The goal in Michigan has been for 70% of us 16 and older to have had at least one dose of a COVID-19 vaccine. As of this week, the rate is at 65.2%, which is below that national rate of 73%. So what’s holding us back?

Well, lots of things. Access was a huge problem at the start and still is, especially in Detroit. There continues to be, of course, a great deal of fear ginned up by disinformation campaigns. And there have been functional concerns like for folks working paycheck to paycheck who can’t afford to take a sick day in case they have a reaction.

It’s not for a lack of promotion. The governor and the health department have been consistent in the messaging on the benefits of vaccination both in terms of personal and economic health. And the state has gone to additional lengths. This week an Oakland County woman won the $2 million grand prize in the final round of drawings of the MI Shot to Win COVID-19 vaccine sweepstakes. The Protect Michigan Commission just named nine young winners of $50,000 college scholarships.

What else can we do? Time to take it to the next level and appeal to our pride. A great deal of the Pfizer vaccine is produced in facilities in the Kalamazoo area. If we can tie into the same satisfaction we get from enjoying other locally produced products — fresh fruit, craft beer, pickup trucks, etc. — maybe we can get that vaccination rate to where it needs to be.

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C’mon Think People, Think!

C'mon Think People, Think!

Details from the 2020 US Census were released last week, and while Michigan as a whole did better than the last decade, we didn’t do great. Meager growth in population was not enough to avoid losing a congressional seat. Equally important, low population growth means less federal support, which means less money for us. And while some slow-growth states like Kentucky seem to be adept at pulling in more resources than they contribute to these United States, that’s never been a core competency for Michigan.

What to do? What to do? Well, answers may lay in the stats. Let’s start on the rural side. All of the UP’s counties lost population (with Luce Country down 19.5%). Except for one — Houghton County, which managed to gain 2%, largely in thanks to the city of Houghton, which is home to my alma mater, Michigan Tech and the students it attracts.

There was an even wider variance among Michigan cities. Dearborn gained 12% while Flint dropped 20.7% of its population. In a more apples-to-apples comparison, the Detroit enclave of Highland Park lost 23.8% of its people, while neighboring enclave Hamtramck gained 26.8%.

What’s a common denominator? The counties and cities that gained did so by attracting immigrants — newcomers looking to establish new lives and grow communities, many not native-born US citizens, some refugees seeking a chance at a decent and safe life.

So how can Michigan best grow its population (I mean, before everybody gets thirsty and comes here looking for plentiful fresh water)? The same way we grew before: through waves of immigration and migration. And I can’t think of a group of people more eager and perfectly suited to become new Michiganders than the refugees currently motivated to escape from Afghanistan.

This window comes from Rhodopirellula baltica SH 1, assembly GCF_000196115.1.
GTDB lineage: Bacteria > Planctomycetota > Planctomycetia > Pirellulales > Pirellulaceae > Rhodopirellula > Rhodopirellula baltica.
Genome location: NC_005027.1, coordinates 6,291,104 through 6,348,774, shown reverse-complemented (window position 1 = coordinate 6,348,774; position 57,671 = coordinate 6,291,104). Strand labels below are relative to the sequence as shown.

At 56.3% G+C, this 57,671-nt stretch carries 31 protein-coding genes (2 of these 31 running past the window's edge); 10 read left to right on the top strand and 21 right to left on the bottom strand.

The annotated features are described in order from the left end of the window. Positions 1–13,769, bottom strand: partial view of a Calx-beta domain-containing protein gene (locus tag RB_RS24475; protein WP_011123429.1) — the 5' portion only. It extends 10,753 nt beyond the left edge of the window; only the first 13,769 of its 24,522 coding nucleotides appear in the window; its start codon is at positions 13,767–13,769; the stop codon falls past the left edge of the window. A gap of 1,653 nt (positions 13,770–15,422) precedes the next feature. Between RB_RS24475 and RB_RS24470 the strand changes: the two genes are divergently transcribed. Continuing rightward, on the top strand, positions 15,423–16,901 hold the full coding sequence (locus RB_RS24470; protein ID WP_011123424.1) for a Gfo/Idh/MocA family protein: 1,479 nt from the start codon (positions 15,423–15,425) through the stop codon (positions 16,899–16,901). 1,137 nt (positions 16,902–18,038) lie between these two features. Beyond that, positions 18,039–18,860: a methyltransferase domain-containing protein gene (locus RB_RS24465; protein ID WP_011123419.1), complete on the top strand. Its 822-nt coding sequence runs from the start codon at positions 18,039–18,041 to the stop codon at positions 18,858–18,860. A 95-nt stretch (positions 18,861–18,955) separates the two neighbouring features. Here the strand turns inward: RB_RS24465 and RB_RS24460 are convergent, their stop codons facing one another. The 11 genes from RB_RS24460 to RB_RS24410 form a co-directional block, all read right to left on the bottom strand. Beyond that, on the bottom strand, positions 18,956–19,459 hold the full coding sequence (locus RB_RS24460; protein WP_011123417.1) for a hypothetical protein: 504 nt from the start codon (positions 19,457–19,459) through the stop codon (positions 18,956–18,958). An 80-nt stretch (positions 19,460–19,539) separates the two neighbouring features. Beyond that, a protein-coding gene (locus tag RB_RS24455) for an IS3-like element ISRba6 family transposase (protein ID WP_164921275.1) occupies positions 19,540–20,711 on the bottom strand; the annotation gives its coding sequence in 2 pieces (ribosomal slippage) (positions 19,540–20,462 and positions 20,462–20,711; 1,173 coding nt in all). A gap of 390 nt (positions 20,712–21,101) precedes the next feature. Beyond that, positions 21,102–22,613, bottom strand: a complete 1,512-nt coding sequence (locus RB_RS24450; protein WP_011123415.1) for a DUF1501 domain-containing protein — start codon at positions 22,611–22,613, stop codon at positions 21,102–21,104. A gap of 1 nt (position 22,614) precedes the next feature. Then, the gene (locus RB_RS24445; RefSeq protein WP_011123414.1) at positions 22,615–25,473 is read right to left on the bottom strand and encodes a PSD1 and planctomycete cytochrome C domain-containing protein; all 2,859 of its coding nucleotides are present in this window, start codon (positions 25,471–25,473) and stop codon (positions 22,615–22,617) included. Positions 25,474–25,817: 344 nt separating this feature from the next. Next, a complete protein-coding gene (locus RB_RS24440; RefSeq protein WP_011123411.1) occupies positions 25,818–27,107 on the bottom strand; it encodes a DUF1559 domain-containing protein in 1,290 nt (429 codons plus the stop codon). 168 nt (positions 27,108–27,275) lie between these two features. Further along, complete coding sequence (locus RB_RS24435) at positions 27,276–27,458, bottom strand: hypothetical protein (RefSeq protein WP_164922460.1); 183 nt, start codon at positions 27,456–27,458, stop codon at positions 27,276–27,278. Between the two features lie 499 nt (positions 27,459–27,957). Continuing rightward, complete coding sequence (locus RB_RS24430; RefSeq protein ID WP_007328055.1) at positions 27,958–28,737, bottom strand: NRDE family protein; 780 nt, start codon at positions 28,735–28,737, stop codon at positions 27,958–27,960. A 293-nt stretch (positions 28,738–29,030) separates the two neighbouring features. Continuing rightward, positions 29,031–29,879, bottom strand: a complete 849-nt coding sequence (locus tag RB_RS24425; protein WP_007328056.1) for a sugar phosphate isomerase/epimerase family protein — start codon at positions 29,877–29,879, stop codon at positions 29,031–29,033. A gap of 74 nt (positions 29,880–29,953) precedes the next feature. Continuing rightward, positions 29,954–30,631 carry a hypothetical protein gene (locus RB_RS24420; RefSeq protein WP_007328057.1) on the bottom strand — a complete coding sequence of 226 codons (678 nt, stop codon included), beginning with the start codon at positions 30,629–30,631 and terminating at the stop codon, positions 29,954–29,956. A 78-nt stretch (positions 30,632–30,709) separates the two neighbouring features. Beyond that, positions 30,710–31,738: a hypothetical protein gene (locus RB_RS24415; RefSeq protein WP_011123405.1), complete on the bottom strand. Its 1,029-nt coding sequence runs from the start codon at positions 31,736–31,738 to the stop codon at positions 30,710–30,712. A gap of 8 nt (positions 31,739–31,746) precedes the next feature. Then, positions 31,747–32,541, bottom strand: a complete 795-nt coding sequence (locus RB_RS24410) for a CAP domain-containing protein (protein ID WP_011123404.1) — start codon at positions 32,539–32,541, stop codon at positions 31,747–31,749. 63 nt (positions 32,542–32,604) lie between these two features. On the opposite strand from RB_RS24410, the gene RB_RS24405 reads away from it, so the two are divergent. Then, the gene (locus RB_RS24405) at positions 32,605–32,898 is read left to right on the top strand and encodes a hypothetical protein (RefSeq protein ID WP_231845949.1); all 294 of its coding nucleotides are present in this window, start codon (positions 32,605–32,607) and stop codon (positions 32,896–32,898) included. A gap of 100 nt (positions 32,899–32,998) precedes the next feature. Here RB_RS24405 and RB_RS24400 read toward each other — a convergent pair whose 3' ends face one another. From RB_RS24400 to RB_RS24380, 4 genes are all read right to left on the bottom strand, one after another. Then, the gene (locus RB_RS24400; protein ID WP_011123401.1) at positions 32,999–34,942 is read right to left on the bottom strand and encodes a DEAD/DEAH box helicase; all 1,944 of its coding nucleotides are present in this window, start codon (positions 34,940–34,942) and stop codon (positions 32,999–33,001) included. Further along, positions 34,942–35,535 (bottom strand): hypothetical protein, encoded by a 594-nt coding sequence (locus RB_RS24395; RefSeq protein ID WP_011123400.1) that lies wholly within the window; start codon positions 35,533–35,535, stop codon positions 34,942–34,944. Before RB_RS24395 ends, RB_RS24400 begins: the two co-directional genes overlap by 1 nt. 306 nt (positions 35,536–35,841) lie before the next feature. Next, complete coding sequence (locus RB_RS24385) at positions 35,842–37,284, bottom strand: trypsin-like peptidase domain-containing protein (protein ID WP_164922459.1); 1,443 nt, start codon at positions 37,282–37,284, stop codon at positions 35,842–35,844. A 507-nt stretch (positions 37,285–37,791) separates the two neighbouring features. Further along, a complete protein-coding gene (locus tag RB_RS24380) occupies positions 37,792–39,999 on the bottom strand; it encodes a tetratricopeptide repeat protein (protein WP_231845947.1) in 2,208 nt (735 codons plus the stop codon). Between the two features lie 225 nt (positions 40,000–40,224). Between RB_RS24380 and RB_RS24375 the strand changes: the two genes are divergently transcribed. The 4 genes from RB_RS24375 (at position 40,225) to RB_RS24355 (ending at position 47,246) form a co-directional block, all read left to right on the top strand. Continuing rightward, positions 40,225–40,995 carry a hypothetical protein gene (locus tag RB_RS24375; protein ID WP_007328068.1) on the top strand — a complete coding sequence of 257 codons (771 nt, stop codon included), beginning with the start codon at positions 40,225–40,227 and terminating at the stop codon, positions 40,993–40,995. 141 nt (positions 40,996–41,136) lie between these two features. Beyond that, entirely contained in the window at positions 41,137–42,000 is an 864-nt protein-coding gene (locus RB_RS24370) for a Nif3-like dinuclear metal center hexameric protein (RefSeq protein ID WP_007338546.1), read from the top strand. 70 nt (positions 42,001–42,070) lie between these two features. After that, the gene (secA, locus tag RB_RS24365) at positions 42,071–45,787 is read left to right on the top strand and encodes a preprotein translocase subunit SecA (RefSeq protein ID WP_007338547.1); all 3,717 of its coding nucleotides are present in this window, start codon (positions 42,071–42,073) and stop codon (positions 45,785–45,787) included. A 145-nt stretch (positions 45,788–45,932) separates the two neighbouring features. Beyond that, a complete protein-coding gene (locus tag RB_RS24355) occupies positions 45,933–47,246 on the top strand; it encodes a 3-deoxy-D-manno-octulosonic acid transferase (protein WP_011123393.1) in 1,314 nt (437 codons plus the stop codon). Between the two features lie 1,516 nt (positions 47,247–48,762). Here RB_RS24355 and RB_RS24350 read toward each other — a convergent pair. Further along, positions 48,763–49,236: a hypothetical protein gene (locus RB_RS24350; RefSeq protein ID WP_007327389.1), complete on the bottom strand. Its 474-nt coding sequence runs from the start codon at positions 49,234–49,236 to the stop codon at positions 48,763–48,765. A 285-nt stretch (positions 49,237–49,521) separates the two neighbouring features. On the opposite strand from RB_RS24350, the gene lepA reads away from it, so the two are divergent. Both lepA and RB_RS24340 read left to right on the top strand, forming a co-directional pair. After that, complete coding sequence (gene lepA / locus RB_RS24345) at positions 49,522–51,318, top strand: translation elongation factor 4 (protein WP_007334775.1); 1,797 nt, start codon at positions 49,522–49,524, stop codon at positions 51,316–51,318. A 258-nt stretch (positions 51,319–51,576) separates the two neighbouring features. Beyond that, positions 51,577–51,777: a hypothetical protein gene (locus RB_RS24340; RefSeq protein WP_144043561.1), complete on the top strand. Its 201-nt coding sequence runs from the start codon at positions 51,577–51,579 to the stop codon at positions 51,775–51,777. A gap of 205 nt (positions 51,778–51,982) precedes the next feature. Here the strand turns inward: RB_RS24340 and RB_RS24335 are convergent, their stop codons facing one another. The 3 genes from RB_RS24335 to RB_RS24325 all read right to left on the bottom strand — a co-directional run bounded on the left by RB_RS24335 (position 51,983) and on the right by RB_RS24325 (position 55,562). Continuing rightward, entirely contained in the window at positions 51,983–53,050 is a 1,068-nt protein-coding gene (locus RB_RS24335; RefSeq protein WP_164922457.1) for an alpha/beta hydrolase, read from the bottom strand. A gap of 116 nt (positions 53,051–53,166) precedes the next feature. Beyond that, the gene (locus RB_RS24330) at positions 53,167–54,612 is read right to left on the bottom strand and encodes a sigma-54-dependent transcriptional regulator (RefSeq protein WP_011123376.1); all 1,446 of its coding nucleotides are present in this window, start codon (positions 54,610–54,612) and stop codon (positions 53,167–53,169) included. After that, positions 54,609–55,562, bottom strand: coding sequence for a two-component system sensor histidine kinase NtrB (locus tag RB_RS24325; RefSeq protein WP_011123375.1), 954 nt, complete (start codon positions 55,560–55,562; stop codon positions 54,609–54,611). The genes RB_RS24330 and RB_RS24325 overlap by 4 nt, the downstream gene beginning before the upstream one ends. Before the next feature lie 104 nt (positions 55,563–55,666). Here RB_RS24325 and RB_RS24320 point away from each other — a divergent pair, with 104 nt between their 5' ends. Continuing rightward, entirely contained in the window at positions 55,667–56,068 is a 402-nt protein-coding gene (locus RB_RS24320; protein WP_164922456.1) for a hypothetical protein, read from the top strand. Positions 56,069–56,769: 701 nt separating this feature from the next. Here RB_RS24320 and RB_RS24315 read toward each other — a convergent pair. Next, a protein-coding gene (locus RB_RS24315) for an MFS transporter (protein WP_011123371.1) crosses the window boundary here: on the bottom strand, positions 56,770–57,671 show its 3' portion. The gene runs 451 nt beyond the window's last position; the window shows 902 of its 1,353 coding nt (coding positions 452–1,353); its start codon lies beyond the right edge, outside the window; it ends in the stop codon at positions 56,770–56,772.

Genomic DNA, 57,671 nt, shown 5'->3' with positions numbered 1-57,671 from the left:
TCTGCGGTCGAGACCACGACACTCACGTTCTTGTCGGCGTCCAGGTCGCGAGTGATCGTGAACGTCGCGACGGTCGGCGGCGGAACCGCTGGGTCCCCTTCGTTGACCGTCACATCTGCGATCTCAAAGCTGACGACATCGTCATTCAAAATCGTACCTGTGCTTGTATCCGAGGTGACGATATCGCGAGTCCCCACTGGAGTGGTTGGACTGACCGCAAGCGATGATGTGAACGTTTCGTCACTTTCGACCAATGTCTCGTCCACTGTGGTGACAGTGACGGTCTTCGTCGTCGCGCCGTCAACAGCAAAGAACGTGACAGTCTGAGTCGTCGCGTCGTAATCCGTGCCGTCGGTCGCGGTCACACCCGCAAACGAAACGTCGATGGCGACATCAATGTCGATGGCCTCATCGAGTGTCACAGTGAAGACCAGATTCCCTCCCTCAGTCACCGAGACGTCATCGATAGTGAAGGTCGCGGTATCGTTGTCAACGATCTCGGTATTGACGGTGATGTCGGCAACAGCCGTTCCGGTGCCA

https://www.bridgemi.com/michigan-government/census-2020-look-population-changes-your-michigan-community
https://www.michiganradio.org/post/2020-census-update-what-are-michigans-biggest-population-changes-past-decade

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Why Do You Have to Make It Political?

Why Do You Have to Make It Political?

I feel like we’re at an advanced level of disinformation — where disinformation can now not only obscure the truth, it can completely replace it.

Case in point (and quoting from a Detroit Free Press story): 

The highest ranking elected Republican in Michigan expects to skip a popular policy conference on Mackinac Island this year because of the organizer mandating attendees be vaccinated against COVID-19.

Senate Majority Leader Mike Shirkey, R-Clarklake, said the Detroit Regional Chamber “cowed to political science rather than embrac(ing) actual science” by mandating vaccines to attend the Mackinac Policy Conference. The statement contradicts the results of a recent study that indicates the previously infected who remain unvaccinated are at least twice as likely to get COVID-19 again as someone who is vaccinated.

Shirkey does not just imply but openly claims that science is on his side. What he is arguing, of course, has nothing “science” about it — he’s just using the word. But if he can use “science” as his own — just say, “this is science” — then he apparently wins.

Similarly, if you accuse somebody of being political, but you yourself are the one that introduced politics into the discussion, you apparently win that, too.

Please note that I’ve appropriated “winning” here to mean “everybody ends up losing.”